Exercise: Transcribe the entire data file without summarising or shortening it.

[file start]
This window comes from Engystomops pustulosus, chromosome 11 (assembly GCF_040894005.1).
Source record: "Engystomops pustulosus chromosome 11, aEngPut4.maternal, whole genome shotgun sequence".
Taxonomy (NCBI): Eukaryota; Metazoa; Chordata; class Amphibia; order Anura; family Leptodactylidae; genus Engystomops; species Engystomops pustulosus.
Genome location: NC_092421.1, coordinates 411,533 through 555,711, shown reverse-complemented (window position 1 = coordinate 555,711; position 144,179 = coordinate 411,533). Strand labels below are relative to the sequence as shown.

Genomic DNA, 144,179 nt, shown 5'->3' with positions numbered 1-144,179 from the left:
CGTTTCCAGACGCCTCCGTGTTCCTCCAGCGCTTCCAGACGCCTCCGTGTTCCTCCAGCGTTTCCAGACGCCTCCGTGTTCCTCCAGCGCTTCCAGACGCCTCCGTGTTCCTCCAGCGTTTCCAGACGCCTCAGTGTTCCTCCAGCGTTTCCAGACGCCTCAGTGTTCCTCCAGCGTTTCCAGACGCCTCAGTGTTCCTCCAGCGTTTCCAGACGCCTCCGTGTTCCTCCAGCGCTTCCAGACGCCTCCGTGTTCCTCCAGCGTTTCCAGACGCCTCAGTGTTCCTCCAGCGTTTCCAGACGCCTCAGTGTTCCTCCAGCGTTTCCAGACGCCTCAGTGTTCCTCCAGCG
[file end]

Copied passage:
This window comes from Engystomops pustulosus, chromosome 11 (assembly GCF_040894005.1).
Source record: "Engystomops pustulosus chromosome 11, aEngPut4.maternal, whole genome shotgun sequence".
Taxonomy (NCBI): Eukaryota; Metazoa; Chordata; class Amphibia; order Anura; family Leptodactylidae; genus Engystomops; species Engystomops pustulosus.
Genome location: NC_092421.1, coordinates 411,533 through 555,711, shown reverse-complemented (window position 1 = coordinate 555,711; position 144,179 = coordinate 411,533). Strand labels below are relative to the sequence as shown.

Genomic DNA, 144,179 nt, shown 5'->3' with positions numbered 1-144,179 from the left:
CGTTTCCAGACGCCTCCGTGTTCCTCCAGCGCTTCCAGACGCCTCCGTGTTCCTCCAGCGTTTCCAGACGCCTCCGTGTTCCTCCAGCGCTTCCAGACGCCTCCGTGTTCCTCCAGCGTTTCCAGACGCCTCAGTGTTCCTCCAGCGTTTCCAGACGCCTCAGTGTTCCTCCAGCGTTTCCAGACGCCTCAGTGTTCCTCCAGCGTTTCCAGACGCCTCCGTGTTCCTCCAGCGCTTCCAGACGCCTCCGTGTTCCTCCAGCGTTTCCAGACGCCTCAGTGTTCCTCCAGCGTTTCCAGACGCCTCAGTGTTCCTCCAGCGTTTCCAGACGCCTCAGTGTTCCTCCAGCG